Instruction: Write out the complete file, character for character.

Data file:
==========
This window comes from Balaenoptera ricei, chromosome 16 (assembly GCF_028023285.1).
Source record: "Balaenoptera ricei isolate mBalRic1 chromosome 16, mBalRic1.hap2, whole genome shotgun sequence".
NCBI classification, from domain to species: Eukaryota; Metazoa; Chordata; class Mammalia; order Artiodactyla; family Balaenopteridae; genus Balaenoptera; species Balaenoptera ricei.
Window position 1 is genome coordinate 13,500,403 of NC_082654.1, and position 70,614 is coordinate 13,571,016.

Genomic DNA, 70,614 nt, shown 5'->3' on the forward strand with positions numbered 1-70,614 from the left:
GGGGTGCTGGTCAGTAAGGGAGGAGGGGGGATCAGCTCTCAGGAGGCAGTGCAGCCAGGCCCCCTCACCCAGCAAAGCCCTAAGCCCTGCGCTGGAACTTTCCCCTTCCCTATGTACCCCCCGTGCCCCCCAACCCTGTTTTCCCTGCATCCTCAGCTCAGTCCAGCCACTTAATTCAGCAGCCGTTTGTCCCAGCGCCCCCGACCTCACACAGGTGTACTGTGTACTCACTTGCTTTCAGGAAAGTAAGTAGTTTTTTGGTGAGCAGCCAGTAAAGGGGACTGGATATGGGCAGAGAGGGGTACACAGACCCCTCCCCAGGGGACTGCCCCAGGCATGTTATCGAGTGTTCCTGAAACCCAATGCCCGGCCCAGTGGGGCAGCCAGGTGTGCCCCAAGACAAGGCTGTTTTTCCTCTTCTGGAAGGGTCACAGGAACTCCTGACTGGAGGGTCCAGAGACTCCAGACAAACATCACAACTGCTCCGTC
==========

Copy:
This window comes from Balaenoptera ricei, chromosome 16 (assembly GCF_028023285.1).
Source record: "Balaenoptera ricei isolate mBalRic1 chromosome 16, mBalRic1.hap2, whole genome shotgun sequence".
NCBI classification, from domain to species: Eukaryota; Metazoa; Chordata; class Mammalia; order Artiodactyla; family Balaenopteridae; genus Balaenoptera; species Balaenoptera ricei.
Window position 1 is genome coordinate 13,500,403 of NC_082654.1, and position 70,614 is coordinate 13,571,016.

Genomic DNA, 70,614 nt, shown 5'->3' on the forward strand with positions numbered 1-70,614 from the left:
GGGGTGCTGGTCAGTAAGGGAGGAGGGGGGATCAGCTCTCAGGAGGCAGTGCAGCCAGGCCCCCTCACCCAGCAAAGCCCTAAGCCCTGCGCTGGAACTTTCCCCTTCCCTATGTACCCCCCGTGCCCCCCAACCCTGTTTTCCCTGCATCCTCAGCTCAGTCCAGCCACTTAATTCAGCAGCCGTTTGTCCCAGCGCCCCCGACCTCACACAGGTGTACTGTGTACTCACTTGCTTTCAGGAAAGTAAGTAGTTTTTTGGTGAGCAGCCAGTAAAGGGGACTGGATATGGGCAGAGAGGGGTACACAGACCCCTCCCCAGGGGACTGCCCCAGGCATGTTATCGAGTGTTCCTGAAACCCAATGCCCGGCCCAGTGGGGCAGCCAGGTGTGCCCCAAGACAAGGCTGTTTTTCCTCTTCTGGAAGGGTCACAGGAACTCCTGACTGGAGGGTCCAGAGACTCCAGACAAACATCACAACTGCTCCGTC